By this time next week we should hopefully know which political party will be leading the UK for the next five years, but whether we have a clearer idea of their plans for agriculture will be a different matter.
What started off with a snap election call by a Prime Minister seeking a mandate for Brexit has quickly turned in to something more complex. In a political landscape in which the cult of personality still seems to dominate, Theresa May’s sometimes wooden media appearances have done her no favours with voters.
What seemed like it was going to be a Conservative Party coronation has been muddied as the campaign has unfolded. It is still debatable, however, whether the Labour Party under Jeremy Corbyn will find enough favour in its urban heartlands to really challenge the Conservative tide. And all the while farming is in hiatus.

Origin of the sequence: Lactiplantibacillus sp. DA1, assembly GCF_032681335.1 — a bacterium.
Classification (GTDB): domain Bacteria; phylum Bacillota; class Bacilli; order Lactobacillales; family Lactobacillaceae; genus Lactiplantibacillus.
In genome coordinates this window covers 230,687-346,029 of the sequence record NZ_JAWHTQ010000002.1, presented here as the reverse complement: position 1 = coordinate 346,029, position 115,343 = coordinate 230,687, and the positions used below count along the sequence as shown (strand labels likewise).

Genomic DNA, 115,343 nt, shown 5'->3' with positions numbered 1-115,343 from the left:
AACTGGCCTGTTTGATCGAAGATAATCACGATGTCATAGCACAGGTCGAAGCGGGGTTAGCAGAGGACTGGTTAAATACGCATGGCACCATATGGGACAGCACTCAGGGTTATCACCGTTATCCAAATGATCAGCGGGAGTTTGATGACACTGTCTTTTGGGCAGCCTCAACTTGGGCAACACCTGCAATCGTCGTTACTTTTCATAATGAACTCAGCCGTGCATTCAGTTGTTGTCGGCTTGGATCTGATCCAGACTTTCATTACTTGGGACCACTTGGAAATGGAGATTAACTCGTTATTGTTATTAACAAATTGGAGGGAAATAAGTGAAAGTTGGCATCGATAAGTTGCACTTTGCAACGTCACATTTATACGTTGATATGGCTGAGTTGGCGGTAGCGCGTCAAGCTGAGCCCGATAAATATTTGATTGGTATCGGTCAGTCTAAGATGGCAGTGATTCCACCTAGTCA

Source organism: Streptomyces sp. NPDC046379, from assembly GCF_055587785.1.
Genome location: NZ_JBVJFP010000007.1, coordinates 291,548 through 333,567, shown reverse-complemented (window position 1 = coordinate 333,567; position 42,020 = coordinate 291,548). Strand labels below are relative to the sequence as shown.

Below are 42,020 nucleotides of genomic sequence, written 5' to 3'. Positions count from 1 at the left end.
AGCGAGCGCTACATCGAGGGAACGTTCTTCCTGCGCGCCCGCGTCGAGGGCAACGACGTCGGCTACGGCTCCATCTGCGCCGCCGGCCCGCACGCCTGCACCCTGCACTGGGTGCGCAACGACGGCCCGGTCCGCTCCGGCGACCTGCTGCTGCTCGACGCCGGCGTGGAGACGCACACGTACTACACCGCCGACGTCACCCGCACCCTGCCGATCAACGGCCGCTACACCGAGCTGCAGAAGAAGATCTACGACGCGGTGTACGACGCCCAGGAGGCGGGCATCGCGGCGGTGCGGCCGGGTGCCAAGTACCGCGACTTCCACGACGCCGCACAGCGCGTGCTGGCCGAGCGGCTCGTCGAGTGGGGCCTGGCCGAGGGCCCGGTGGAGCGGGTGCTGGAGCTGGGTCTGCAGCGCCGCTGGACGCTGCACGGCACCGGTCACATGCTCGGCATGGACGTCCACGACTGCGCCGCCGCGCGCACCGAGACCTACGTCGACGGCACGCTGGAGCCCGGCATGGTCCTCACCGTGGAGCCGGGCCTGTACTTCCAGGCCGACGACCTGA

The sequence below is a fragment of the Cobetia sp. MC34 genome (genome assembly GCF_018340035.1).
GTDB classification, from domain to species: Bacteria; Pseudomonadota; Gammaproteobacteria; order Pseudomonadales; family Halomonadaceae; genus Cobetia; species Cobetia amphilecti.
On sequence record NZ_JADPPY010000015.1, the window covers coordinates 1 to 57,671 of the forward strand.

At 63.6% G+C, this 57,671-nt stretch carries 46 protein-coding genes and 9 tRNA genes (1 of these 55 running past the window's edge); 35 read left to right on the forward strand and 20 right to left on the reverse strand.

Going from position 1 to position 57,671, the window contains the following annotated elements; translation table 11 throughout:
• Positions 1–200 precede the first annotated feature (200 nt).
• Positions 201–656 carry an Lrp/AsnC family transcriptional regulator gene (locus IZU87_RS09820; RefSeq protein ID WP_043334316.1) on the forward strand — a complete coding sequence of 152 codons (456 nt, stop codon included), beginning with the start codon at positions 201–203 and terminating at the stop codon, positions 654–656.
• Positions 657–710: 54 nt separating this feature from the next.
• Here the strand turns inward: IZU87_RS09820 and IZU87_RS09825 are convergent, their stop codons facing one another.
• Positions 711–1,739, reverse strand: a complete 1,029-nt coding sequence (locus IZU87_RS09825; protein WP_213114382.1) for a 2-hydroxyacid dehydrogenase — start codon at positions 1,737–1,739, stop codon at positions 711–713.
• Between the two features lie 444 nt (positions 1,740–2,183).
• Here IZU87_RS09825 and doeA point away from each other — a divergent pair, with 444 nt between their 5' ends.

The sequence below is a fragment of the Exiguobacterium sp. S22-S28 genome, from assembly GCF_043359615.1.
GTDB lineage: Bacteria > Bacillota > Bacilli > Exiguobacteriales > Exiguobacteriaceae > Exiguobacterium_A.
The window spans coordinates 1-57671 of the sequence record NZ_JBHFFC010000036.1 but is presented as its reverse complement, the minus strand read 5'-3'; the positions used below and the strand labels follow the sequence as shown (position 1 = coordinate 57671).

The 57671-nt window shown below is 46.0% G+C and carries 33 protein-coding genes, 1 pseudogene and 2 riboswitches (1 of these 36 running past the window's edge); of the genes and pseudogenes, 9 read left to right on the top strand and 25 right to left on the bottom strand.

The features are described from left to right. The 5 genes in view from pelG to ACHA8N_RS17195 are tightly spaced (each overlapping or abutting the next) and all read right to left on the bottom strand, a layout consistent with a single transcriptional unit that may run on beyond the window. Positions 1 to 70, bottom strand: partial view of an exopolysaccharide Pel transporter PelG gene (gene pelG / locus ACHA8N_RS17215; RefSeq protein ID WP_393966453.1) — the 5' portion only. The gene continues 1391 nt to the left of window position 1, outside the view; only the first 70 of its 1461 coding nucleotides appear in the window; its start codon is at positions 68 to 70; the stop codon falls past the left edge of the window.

The Brexit starting gun has been fired but no-one has really shifted from the starting line, and when they do the challenges ahead will be fierce. As today’s front page shows, there appears to be little will in Europe for us to retain market access once we have left the club. Whether that is bluster or bravado will be exposed in time, but for some sectors, such as sheep farming, preventative tariffs could be disastrous in the long run.
But no farmer should be sat thinking the status quo will simply be retained going forward. We live in a time in which the demands on the state are changing and the horrific scenes of terrorism in Manchester last week showed the huge threat posed to the UK and will only add credence to calls for more funding for the police.
As an industry we need to acknowledge we are one of many sectors which will be trying to grab from a finite pot of funding in the post- Brexit era. To stand a good chance of securing what is required we will need coherent arguments which showcase why farming and food production matters, not only for those in the industry but for society as a whole.